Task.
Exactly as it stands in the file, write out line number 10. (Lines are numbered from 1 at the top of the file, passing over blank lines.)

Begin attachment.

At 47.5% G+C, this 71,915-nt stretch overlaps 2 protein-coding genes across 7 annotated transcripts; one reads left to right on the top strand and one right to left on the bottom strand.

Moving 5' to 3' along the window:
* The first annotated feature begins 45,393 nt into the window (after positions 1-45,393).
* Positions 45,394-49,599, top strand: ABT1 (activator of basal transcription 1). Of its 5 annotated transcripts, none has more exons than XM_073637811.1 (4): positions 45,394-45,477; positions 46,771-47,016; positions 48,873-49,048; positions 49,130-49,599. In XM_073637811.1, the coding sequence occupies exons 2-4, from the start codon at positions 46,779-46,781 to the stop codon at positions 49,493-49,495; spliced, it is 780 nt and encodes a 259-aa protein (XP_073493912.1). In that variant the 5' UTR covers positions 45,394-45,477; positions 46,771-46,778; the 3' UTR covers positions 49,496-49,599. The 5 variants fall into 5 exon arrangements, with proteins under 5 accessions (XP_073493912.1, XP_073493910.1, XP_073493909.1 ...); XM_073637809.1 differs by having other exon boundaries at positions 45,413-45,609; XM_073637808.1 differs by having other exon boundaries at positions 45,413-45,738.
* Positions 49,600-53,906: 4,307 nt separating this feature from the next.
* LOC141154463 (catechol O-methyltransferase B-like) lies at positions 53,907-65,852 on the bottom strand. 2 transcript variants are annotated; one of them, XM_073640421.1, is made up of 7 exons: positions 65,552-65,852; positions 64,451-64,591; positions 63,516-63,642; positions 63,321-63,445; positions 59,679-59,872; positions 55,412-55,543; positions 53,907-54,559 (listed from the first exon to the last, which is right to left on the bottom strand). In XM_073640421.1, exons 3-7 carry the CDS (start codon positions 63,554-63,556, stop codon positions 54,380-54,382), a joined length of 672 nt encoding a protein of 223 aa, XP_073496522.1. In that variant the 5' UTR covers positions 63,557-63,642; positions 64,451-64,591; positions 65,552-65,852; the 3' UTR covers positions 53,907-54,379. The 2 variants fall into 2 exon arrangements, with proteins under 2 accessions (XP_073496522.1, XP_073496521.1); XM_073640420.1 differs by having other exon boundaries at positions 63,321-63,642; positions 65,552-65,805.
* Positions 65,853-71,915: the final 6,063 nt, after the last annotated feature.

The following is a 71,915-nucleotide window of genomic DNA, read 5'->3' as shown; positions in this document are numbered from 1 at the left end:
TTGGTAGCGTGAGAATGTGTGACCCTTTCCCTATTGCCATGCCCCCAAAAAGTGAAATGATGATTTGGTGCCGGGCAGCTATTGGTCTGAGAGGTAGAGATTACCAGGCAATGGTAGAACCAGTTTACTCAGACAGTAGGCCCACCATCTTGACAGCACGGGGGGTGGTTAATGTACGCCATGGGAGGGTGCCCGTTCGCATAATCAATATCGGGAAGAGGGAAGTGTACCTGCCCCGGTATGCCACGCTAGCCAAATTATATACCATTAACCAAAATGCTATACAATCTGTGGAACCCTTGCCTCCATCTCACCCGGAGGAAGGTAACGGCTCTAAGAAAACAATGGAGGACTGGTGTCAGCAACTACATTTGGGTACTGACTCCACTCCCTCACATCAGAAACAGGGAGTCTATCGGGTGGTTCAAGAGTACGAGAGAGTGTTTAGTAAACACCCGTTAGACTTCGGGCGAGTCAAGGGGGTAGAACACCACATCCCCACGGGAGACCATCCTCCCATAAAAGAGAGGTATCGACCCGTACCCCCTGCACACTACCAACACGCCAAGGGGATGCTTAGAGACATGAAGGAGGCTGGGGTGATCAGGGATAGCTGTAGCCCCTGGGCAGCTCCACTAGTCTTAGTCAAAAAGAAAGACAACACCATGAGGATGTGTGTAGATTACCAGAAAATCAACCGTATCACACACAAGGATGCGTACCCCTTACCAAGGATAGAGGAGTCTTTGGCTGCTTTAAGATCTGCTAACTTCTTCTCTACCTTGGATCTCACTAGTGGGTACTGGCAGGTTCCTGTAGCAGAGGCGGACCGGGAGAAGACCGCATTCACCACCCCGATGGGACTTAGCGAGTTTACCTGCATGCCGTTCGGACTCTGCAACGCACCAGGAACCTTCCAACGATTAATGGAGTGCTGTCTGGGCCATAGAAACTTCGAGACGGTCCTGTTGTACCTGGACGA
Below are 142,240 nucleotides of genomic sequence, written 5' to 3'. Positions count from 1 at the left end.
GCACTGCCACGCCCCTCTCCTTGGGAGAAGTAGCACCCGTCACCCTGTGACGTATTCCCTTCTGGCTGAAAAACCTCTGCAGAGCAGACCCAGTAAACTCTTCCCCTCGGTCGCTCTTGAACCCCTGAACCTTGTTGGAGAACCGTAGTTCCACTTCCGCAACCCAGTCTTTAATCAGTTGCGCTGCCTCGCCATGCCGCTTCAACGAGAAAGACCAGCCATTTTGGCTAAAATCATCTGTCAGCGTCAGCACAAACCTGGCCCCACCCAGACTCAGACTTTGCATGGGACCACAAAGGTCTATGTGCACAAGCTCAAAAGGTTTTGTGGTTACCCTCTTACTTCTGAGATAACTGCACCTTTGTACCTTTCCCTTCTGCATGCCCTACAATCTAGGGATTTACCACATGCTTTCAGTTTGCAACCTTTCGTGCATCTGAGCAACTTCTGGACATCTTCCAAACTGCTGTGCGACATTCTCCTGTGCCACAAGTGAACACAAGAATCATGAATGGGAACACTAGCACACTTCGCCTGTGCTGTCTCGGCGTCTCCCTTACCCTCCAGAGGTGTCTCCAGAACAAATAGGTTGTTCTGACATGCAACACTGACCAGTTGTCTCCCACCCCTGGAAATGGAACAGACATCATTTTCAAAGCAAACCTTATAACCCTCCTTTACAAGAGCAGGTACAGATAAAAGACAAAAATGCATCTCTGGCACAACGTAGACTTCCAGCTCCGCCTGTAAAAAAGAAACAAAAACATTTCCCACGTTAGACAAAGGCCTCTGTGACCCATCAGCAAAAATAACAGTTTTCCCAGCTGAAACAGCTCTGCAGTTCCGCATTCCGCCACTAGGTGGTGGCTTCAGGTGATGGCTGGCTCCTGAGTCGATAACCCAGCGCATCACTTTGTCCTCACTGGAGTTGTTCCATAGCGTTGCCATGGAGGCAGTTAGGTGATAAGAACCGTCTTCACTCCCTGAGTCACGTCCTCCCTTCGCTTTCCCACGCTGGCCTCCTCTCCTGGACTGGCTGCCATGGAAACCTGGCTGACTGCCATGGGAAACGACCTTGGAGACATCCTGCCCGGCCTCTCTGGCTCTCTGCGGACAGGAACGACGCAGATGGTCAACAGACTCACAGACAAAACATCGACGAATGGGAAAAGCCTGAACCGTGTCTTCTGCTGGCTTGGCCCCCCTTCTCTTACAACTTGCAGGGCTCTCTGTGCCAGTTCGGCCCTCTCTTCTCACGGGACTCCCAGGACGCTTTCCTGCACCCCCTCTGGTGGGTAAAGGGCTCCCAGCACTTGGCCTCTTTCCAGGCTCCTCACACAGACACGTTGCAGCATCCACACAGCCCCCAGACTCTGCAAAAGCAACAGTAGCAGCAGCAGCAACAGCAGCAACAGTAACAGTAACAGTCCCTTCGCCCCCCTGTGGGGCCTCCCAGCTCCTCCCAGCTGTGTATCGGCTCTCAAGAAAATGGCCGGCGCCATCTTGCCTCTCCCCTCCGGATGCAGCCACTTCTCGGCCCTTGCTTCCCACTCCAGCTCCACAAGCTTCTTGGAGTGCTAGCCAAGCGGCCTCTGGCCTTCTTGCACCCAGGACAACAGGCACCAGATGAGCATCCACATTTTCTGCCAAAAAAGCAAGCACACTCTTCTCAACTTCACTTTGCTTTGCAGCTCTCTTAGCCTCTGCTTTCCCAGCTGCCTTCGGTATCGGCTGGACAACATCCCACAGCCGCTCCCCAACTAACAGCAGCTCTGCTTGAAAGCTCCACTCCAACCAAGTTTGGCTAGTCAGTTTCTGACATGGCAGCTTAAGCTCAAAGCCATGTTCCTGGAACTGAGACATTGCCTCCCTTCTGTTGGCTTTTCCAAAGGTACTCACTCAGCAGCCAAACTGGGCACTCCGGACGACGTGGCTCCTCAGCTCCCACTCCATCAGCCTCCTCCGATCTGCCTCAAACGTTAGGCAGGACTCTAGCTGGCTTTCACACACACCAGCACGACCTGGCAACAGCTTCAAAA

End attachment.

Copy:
Below are 142,240 nucleotides of genomic sequence, written 5' to 3'. Positions count from 1 at the left end.